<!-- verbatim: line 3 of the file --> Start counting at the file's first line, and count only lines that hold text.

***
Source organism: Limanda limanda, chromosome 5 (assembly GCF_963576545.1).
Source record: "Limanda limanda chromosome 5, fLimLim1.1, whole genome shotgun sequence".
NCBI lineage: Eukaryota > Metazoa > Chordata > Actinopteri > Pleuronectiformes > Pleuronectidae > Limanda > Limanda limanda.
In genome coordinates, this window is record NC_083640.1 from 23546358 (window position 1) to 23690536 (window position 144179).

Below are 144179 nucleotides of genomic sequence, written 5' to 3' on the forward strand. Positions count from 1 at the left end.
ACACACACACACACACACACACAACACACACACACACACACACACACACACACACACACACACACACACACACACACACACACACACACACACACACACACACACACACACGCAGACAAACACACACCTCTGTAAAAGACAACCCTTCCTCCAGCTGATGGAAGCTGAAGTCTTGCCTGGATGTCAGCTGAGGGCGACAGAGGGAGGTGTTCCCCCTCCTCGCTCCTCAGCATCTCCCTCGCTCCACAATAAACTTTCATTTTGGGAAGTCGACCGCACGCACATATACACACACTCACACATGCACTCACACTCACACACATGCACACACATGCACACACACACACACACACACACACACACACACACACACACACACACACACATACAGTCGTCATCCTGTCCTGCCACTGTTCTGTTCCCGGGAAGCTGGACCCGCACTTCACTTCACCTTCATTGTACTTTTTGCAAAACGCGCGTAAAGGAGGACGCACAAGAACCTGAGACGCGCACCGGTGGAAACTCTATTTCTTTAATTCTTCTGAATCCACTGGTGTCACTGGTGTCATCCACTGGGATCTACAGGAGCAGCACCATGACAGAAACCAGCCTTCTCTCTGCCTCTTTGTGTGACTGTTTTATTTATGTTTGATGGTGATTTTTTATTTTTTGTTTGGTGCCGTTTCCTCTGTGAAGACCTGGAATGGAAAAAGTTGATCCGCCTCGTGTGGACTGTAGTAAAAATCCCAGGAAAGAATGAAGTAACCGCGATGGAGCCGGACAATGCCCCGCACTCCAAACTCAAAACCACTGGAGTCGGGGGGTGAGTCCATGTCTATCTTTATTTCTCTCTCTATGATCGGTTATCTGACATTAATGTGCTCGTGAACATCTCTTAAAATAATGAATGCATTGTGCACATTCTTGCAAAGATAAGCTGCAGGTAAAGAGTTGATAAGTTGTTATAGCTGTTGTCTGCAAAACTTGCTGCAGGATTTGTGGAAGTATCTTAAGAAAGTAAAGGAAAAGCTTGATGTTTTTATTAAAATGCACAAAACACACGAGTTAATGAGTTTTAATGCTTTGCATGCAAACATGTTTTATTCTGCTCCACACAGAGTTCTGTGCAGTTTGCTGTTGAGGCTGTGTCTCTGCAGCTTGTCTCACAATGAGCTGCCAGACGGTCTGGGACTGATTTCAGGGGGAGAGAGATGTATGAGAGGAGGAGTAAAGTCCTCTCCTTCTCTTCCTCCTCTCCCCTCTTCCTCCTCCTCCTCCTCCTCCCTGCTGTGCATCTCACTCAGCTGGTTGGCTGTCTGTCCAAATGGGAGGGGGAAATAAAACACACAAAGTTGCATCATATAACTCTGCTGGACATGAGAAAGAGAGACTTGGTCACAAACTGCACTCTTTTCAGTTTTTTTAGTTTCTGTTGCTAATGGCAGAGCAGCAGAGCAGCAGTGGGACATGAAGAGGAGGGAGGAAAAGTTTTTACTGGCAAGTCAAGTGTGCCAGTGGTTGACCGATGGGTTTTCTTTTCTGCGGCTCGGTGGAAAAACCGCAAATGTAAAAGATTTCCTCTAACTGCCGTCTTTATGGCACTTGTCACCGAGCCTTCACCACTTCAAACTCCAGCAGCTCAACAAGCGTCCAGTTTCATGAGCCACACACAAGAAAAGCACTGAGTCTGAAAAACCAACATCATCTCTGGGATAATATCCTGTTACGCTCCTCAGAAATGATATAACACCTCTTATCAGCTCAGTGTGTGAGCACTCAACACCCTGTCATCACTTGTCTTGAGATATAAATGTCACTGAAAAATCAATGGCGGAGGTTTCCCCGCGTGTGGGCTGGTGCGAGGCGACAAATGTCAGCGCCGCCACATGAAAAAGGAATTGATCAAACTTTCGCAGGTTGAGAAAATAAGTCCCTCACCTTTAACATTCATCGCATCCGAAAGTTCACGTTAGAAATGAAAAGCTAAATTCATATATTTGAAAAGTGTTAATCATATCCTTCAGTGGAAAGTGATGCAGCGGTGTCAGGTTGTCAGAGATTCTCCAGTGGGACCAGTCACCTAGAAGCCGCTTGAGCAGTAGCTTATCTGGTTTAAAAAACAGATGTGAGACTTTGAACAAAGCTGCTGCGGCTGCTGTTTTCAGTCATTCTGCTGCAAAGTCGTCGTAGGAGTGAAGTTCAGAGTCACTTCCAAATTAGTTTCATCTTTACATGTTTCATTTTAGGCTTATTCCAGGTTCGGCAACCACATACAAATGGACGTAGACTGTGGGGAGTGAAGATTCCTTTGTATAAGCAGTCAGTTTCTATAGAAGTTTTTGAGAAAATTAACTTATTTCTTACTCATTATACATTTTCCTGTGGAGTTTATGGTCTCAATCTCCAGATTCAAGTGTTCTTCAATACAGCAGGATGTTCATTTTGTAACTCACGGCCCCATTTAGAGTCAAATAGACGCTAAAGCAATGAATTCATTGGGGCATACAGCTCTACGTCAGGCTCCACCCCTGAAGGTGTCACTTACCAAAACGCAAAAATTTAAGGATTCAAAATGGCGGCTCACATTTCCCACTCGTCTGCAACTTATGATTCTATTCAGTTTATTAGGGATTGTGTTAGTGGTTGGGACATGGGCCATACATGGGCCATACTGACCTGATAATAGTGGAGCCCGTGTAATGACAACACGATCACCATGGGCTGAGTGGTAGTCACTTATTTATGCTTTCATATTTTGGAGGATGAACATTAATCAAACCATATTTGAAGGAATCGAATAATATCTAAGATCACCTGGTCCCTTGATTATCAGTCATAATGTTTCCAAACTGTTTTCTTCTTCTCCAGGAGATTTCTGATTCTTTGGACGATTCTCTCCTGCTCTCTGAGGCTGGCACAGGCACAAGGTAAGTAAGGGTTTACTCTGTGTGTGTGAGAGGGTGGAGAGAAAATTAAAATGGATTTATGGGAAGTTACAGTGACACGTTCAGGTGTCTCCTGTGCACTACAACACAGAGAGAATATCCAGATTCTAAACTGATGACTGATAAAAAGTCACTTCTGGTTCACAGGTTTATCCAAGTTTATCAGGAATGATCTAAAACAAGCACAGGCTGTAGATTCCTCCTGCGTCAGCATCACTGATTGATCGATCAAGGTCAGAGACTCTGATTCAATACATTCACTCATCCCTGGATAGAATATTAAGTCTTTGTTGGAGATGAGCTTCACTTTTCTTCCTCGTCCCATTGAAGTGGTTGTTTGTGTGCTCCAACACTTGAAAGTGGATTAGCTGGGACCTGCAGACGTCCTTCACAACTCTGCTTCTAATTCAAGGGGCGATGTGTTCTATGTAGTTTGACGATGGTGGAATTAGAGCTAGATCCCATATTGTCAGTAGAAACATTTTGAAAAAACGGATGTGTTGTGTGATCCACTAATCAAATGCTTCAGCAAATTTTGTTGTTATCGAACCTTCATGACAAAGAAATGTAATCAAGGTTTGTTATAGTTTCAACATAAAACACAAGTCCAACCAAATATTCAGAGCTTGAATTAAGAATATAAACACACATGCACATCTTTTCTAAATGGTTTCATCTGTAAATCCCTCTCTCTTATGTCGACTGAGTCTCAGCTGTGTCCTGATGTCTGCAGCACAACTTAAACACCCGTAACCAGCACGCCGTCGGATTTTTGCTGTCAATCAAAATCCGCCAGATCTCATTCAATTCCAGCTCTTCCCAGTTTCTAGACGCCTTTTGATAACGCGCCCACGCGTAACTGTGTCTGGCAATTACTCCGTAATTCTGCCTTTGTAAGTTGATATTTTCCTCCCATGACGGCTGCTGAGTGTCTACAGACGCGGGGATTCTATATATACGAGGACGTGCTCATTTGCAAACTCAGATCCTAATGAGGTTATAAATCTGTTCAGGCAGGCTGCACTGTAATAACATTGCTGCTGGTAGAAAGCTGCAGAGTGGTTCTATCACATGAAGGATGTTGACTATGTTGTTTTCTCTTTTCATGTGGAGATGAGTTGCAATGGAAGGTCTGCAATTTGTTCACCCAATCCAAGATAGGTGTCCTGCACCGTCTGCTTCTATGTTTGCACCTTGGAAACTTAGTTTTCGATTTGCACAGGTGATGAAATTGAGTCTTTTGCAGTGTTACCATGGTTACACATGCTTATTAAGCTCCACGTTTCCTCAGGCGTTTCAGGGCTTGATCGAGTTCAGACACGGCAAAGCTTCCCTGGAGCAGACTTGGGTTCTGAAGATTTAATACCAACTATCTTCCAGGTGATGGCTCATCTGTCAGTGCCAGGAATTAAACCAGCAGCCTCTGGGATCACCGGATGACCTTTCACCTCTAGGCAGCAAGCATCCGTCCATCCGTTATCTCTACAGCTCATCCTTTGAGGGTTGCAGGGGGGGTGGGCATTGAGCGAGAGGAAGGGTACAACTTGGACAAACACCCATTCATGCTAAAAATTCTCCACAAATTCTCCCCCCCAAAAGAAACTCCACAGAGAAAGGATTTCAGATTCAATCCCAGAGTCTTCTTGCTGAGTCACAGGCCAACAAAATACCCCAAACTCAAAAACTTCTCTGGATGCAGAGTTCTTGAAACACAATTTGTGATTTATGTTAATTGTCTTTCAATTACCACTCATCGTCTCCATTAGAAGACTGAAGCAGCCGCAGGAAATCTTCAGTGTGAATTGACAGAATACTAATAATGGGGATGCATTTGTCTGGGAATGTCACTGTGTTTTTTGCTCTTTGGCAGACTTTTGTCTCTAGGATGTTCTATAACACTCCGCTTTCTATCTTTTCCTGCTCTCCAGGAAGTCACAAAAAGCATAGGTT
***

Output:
NCBI lineage: Eukaryota > Metazoa > Chordata > Actinopteri > Pleuronectiformes > Pleuronectidae > Limanda > Limanda limanda.